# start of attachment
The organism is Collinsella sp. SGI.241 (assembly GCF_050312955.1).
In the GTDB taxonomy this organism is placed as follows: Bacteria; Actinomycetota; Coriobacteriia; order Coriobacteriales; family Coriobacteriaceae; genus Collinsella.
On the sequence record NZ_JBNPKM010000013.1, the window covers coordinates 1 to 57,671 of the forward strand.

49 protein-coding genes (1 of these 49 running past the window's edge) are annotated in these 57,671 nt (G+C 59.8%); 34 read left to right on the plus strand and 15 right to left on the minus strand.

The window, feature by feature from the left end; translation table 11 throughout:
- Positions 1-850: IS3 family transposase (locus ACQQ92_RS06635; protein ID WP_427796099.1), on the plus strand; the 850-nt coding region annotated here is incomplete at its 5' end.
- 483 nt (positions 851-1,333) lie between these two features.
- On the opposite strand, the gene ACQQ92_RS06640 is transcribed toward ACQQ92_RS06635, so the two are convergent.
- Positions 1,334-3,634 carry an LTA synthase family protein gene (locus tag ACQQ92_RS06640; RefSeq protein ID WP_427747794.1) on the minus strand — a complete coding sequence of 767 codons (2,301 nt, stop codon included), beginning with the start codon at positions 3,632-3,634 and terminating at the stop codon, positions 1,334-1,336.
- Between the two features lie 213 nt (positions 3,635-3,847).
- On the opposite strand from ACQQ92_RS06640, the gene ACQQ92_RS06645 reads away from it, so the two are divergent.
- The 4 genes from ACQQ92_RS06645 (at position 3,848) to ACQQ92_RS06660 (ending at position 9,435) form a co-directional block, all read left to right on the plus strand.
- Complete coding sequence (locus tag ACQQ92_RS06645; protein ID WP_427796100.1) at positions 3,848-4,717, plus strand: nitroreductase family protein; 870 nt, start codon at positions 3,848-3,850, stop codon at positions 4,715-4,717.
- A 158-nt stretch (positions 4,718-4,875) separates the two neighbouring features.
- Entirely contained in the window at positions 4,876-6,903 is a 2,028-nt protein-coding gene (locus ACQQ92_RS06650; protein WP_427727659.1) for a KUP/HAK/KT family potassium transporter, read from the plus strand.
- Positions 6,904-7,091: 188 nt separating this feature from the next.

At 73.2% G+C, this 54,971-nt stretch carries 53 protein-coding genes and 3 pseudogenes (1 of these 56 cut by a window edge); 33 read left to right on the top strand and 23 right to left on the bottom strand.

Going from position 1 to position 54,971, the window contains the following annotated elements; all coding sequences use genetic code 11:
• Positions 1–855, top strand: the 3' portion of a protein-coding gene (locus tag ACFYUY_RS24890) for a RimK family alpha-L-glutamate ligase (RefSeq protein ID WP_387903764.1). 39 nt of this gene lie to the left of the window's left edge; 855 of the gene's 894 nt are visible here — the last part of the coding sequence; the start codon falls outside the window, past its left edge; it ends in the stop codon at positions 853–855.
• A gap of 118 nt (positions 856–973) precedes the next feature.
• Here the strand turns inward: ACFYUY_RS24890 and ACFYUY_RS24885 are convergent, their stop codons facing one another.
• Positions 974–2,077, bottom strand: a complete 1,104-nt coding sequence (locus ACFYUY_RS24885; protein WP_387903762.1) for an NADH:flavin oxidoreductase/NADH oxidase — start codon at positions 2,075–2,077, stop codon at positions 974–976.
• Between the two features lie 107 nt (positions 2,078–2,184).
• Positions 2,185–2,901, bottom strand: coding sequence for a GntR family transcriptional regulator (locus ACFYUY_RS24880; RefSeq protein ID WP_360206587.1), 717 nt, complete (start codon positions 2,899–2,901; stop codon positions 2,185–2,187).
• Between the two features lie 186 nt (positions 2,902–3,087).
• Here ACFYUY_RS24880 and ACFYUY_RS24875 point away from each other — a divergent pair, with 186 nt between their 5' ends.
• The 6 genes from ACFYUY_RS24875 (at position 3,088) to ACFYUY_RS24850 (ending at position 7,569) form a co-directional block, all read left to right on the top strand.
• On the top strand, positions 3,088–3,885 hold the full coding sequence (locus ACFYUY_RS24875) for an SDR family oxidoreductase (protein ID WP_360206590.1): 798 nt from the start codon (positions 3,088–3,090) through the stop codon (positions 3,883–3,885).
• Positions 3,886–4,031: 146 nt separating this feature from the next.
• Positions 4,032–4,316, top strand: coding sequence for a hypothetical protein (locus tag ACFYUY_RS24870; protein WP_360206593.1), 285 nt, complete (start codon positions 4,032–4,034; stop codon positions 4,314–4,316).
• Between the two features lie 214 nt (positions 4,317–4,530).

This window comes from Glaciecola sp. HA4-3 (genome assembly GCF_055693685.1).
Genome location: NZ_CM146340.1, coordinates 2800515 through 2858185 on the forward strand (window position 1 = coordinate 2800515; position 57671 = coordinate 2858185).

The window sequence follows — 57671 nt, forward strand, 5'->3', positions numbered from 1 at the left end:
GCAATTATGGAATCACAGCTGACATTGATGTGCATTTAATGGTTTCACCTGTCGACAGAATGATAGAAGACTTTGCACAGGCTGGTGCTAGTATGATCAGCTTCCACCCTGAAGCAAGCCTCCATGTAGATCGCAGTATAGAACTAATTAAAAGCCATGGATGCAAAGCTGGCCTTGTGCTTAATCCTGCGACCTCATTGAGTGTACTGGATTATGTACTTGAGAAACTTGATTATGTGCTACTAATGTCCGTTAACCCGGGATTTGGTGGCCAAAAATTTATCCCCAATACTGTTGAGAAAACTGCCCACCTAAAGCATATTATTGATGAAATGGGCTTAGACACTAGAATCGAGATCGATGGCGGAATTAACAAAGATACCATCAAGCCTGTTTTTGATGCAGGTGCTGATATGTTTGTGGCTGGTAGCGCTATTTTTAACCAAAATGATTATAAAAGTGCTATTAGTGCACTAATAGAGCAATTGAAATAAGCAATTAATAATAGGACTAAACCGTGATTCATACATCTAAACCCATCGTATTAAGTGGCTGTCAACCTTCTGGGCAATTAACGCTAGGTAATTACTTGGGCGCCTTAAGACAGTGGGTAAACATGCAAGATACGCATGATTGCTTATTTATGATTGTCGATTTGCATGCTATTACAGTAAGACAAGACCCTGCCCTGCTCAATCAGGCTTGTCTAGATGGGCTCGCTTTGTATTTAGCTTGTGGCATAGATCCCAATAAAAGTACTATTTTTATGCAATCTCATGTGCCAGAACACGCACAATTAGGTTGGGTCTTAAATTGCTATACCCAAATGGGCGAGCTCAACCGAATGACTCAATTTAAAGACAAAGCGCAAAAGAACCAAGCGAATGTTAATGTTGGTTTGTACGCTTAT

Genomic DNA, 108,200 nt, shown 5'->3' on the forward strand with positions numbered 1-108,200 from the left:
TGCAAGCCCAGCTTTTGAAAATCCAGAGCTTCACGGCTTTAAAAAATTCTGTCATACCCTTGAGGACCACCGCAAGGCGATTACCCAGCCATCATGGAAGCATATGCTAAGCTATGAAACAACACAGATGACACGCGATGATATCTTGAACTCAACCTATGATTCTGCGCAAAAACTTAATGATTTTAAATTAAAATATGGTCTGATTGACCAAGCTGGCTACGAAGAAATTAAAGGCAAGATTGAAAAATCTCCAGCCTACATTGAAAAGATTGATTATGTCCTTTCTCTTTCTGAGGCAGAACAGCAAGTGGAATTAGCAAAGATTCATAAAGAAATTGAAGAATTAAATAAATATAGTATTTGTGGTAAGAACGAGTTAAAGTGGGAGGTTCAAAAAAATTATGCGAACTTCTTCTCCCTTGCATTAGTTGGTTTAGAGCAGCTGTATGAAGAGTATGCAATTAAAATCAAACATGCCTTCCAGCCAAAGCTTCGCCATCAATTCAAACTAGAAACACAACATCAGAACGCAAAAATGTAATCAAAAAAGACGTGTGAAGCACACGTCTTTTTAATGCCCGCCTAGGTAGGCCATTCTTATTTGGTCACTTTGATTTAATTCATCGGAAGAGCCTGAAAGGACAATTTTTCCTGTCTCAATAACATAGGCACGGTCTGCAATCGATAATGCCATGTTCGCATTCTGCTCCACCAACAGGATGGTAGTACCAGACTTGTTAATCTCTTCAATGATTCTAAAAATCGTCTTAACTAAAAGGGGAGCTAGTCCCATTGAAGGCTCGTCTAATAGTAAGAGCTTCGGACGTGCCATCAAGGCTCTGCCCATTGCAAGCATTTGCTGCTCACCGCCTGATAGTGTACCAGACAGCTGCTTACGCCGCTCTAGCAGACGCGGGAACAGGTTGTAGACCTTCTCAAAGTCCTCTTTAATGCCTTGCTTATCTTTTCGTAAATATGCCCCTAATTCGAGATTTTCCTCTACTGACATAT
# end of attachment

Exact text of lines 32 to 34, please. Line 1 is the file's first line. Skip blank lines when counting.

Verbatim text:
This window comes from Glaciecola sp. HA4-3 (genome assembly GCF_055693685.1).
Genome location: NZ_CM146340.1, coordinates 2800515 through 2858185 on the forward strand (window position 1 = coordinate 2800515; position 57671 = coordinate 2858185).

The window sequence follows — 57671 nt, forward strand, 5'->3', positions numbered from 1 at the left end: